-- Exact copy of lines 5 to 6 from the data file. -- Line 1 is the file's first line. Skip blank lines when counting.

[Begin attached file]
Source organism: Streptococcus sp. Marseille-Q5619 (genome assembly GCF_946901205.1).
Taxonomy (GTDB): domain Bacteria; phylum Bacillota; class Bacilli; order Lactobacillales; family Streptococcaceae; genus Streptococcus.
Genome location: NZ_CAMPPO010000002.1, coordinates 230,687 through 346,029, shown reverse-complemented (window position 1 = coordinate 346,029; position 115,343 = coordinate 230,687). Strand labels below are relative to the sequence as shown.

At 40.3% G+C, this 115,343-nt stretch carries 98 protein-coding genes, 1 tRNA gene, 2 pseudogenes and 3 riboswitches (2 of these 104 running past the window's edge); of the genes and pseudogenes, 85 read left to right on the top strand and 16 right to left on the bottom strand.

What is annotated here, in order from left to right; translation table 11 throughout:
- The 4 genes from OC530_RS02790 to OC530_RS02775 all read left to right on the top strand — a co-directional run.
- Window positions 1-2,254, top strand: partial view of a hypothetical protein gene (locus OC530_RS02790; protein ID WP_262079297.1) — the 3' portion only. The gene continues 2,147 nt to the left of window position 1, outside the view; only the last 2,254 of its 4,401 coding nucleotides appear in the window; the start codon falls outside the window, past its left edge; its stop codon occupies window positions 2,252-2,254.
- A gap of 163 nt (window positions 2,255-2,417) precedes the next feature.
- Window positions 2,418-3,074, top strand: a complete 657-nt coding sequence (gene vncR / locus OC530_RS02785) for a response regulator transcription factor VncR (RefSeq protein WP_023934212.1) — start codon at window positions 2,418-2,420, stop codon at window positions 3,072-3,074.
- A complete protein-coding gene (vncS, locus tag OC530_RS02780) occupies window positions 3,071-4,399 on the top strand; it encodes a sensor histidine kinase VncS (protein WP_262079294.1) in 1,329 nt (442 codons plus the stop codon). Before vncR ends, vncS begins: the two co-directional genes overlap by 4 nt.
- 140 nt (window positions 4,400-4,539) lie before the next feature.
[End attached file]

What is annotated here, in order from left to right; translation table 11 throughout:
- The 4 genes from OC530_RS02790 to OC530_RS02775 all read left to right on the top strand — a co-directional run.